R: Yes, you would start by lining up the machines and there were two 35 mm machine speeds which mostly did commercials and then there were two 16 mm machines and a magnetic film sound transport and there was also a brand new Rank-Cintel Mk III Telecine which we could actually, it was much more like a VTR, we could fast rewind and that sort of thing and that was, kind of, the new toy on the block. It way more than the BBC had. The BBC didn't have a Mark III, never would really, and they didn't have 35 mm telecines either because they had no reason to transmit in Glasgow with a 35 mm film. So, in the morning, you would come in and line up each of the machines and there was also, some of the commercials went out as slides so there were two slide scanners so they were just like telecine machines except the film didn't move, it was just on a slide, so we lined those up as well. The lining up basically consisted of making sure that something which was black and white was black and white and if it was black and white when it was dark, it was also black and white when it was in a light colour so basically tracking was black and white all the way through. And if that's right then the colour things are going to be right pretty much all across the range as well. So, STV, as I say, transmitted commercial stations so we transmitted commercials so commercials came from the library department, having been made up into long reels with a commercial break, sub-leader, a commercial break, sub-leader so you loaded the first reel up and set up a number 6 leader which is five seconds run down until you get the stand-by from transmission and then roll telecine, press the button and the telecine counts down. The film runs, they take the break and, at the end of the break, we let it run till the next break and stop it at the next leader.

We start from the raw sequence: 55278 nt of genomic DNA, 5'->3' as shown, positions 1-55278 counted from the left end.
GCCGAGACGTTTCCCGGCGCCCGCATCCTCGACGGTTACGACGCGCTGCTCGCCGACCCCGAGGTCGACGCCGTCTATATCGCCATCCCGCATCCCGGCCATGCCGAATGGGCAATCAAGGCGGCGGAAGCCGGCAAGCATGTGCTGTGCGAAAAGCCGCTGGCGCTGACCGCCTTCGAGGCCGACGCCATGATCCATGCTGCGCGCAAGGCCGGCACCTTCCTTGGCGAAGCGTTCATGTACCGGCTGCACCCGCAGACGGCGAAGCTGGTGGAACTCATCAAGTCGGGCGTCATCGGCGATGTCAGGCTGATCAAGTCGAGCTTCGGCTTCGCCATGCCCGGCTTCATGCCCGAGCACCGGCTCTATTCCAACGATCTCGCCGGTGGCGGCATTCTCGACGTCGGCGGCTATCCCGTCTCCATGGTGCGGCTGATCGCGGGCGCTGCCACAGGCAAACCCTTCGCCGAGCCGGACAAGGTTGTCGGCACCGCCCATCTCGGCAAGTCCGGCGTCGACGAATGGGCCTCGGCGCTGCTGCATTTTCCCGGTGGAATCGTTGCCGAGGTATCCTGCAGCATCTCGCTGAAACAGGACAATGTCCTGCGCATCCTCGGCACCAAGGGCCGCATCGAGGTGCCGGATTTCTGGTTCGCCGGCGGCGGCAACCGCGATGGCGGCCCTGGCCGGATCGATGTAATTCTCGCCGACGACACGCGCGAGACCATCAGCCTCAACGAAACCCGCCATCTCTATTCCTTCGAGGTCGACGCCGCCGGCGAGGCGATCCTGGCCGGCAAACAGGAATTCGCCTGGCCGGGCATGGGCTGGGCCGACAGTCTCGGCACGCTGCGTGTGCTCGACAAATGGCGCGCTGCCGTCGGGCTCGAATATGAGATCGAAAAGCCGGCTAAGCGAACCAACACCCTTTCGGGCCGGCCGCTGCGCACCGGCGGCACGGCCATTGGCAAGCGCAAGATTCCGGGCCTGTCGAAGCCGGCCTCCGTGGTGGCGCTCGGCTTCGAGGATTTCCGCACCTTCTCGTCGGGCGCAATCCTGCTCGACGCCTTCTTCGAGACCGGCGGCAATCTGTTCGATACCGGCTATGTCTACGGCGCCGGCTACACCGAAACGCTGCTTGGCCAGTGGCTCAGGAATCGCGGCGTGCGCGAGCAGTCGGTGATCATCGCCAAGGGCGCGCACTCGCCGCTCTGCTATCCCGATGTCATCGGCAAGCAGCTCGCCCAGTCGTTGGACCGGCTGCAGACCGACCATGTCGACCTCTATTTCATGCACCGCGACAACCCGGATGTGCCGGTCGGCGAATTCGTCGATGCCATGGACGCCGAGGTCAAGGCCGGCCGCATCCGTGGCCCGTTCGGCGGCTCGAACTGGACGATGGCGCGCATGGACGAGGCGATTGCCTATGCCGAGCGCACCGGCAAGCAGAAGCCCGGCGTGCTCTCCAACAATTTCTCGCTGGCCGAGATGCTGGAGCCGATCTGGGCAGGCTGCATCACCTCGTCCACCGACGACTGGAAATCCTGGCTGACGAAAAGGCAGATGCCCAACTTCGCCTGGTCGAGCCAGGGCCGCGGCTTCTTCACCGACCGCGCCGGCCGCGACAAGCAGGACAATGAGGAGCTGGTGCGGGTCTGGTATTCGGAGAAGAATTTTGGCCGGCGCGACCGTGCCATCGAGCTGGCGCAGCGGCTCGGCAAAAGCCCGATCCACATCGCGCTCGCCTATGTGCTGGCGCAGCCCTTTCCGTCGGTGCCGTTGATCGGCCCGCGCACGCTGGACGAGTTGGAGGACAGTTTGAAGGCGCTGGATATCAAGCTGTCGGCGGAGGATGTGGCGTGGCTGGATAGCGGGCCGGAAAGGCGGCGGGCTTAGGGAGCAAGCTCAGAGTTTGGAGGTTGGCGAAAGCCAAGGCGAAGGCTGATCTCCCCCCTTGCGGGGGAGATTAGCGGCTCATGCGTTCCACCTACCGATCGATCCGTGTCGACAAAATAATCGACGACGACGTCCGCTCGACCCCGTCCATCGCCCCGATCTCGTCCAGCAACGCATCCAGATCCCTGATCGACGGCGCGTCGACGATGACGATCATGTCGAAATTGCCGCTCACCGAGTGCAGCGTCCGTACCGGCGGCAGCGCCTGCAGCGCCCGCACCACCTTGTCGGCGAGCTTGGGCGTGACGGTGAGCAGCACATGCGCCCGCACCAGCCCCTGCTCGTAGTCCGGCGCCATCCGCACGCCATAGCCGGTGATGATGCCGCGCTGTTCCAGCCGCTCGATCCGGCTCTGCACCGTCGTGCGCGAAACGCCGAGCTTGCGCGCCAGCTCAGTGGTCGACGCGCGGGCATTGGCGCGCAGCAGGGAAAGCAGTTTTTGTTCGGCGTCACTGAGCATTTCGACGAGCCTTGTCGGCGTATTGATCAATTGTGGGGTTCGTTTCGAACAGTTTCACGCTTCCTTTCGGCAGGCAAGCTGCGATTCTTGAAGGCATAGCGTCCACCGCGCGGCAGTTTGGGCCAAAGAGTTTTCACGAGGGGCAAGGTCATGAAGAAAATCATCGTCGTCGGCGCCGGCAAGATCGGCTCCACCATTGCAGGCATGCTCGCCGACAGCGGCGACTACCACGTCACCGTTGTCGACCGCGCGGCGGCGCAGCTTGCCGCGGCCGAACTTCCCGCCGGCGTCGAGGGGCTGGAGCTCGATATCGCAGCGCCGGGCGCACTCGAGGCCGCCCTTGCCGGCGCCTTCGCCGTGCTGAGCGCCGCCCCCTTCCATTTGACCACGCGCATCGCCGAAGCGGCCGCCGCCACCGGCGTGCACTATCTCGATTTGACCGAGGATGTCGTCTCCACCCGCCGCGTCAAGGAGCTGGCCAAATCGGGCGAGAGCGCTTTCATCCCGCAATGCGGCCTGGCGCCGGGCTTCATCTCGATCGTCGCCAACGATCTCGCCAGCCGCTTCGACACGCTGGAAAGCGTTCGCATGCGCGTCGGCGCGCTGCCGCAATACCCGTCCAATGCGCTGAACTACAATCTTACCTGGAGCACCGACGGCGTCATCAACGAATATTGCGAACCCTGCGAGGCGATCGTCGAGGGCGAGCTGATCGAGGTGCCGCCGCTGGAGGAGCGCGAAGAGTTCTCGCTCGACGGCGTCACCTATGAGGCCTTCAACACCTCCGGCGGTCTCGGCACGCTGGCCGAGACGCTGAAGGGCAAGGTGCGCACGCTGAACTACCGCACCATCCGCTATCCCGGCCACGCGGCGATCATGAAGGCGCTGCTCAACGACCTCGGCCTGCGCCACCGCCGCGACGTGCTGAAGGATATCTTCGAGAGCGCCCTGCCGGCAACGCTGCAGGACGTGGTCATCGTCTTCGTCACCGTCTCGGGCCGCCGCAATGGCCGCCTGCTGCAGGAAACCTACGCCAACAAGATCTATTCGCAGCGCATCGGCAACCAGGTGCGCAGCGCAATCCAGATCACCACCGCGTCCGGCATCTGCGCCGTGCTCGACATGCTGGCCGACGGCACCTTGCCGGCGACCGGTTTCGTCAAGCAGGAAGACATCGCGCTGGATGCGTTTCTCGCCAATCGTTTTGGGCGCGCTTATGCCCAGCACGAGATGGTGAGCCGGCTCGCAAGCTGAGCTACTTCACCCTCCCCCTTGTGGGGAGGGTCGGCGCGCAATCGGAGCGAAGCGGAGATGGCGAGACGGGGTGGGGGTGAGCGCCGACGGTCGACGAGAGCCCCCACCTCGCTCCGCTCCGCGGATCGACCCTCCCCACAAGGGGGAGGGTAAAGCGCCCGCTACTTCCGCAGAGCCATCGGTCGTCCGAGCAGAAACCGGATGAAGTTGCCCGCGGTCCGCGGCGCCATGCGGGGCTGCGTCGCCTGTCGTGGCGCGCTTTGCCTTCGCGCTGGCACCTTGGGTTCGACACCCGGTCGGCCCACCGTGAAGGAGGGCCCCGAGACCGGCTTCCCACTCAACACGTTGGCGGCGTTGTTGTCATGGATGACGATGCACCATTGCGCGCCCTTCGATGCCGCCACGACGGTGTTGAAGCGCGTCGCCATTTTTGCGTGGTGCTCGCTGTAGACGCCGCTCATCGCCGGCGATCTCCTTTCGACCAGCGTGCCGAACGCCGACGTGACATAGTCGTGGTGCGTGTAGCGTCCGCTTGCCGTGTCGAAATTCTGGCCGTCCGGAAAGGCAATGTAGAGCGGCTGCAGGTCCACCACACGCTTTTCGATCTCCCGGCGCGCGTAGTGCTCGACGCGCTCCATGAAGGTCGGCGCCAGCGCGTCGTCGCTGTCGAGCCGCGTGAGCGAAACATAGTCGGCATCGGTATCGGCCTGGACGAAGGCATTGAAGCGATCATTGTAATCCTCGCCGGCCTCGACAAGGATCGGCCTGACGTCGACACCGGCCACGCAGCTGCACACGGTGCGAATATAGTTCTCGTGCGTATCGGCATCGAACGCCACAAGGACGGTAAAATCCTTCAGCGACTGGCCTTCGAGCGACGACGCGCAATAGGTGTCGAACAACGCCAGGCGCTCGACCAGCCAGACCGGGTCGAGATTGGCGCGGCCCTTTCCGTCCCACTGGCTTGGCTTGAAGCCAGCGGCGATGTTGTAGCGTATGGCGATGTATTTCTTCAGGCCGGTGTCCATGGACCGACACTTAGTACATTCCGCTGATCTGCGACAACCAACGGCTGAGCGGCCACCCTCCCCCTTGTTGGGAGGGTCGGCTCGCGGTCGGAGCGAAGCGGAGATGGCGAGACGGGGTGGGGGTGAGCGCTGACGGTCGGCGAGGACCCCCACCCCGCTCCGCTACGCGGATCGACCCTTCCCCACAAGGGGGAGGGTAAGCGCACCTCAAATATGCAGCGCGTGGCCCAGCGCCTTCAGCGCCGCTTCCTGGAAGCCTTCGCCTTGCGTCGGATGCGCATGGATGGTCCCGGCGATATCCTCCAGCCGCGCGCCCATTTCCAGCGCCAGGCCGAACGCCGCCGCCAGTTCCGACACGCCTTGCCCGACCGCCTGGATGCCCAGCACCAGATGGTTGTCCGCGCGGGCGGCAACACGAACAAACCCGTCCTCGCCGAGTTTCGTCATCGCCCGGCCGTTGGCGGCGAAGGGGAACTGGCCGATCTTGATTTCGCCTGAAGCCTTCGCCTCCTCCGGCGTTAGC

I: So this is going out live?

R: Yes.

I: Right, from telecine live transmission.

R: And the same with movies. If it was a movie that STV was showing, it would be on 35 mm as well and again, that would be shown live and any colour-balancing done live as it went.

I: That must be quite pressured, was it?